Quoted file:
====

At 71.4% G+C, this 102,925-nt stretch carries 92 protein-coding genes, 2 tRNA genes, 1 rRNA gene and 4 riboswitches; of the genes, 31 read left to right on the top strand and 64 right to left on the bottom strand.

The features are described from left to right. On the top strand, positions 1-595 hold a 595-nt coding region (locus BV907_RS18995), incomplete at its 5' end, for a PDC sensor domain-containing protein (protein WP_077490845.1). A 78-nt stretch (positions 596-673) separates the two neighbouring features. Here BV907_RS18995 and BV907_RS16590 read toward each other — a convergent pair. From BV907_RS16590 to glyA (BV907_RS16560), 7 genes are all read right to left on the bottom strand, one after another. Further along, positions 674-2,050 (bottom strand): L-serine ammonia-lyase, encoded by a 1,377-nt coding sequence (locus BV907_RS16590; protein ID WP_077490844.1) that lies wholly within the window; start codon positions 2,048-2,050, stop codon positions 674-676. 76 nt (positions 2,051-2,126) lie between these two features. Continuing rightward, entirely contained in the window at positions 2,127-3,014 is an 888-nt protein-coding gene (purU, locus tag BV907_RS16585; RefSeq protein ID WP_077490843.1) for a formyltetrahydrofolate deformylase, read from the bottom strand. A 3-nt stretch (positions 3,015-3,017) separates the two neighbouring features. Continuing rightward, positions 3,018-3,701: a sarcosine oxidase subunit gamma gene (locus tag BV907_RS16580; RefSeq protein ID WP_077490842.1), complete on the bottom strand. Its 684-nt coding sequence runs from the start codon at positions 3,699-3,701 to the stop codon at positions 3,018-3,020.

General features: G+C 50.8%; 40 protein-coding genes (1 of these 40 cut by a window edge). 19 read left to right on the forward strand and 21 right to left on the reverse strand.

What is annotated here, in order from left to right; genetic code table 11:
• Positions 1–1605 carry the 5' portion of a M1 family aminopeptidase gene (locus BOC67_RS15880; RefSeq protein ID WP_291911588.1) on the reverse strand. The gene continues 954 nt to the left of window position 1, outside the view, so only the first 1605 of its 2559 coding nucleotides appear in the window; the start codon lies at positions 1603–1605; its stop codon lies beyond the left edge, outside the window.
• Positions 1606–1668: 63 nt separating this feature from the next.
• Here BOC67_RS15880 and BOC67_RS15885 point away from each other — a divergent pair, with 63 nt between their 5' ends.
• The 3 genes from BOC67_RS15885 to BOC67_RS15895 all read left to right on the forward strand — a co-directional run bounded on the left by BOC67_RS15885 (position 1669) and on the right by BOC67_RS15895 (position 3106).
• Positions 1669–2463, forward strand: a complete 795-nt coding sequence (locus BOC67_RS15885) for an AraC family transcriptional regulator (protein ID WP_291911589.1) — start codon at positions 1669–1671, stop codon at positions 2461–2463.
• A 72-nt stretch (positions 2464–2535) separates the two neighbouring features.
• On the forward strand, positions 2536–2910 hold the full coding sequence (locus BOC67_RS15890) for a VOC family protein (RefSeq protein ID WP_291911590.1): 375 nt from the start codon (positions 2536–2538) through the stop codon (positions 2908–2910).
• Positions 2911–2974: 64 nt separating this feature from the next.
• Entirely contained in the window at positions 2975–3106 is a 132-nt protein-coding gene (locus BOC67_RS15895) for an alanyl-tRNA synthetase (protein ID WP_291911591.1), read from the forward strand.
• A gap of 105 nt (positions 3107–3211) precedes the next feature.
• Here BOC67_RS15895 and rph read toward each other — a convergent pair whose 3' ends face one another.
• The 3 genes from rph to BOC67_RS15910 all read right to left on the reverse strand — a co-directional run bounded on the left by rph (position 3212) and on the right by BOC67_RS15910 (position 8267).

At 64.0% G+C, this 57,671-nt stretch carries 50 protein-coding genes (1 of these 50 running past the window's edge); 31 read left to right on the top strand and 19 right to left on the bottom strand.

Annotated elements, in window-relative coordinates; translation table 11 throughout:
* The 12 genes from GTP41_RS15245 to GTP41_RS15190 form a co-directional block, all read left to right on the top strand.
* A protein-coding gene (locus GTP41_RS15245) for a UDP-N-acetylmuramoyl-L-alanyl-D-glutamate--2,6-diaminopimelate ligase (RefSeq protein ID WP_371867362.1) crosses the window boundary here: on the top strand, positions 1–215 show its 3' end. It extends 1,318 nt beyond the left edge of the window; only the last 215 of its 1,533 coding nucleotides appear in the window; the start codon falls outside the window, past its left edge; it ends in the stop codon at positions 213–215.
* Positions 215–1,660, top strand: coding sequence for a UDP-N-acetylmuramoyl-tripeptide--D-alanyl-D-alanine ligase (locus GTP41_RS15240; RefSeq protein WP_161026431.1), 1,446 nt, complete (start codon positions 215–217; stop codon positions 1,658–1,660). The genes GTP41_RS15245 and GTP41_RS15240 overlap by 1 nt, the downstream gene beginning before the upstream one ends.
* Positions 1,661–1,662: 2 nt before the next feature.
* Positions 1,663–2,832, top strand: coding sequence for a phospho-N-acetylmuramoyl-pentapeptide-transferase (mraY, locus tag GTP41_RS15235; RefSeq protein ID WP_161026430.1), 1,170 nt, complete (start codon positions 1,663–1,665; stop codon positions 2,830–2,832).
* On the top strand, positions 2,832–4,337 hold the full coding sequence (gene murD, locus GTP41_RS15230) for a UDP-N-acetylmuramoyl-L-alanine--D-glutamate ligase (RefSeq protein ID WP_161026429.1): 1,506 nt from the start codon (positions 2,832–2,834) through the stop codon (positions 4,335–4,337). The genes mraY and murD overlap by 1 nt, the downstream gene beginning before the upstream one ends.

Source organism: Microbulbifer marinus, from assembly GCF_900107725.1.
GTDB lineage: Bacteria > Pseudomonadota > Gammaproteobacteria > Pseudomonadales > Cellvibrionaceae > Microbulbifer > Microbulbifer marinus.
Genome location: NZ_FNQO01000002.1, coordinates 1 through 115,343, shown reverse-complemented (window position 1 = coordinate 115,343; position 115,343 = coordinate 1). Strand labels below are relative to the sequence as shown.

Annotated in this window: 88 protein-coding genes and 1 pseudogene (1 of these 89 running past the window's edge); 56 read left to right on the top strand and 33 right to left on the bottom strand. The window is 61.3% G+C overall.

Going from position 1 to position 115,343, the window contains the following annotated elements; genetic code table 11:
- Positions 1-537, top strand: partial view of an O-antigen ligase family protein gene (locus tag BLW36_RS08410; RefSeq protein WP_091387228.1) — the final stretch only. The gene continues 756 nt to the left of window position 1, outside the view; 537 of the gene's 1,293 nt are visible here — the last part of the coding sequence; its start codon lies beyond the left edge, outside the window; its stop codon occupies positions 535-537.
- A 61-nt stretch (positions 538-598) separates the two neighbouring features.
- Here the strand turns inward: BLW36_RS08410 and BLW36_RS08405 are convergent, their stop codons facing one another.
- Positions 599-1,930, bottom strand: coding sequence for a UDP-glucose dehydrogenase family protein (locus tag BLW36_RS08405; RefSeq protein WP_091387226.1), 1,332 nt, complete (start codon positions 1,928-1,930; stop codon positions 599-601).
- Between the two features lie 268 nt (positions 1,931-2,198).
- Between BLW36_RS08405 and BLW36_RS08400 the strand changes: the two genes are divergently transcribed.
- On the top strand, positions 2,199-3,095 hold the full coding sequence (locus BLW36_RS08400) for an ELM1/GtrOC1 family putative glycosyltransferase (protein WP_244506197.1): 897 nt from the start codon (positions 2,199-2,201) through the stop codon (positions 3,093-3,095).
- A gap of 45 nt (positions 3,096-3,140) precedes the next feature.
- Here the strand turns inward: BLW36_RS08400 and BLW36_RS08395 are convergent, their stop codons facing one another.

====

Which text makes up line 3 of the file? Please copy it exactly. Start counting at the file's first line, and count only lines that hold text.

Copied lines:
General features: G+C 50.8%; 40 protein-coding genes (1 of these 40 cut by a window edge). 19 read left to right on the forward strand and 21 right to left on the reverse strand.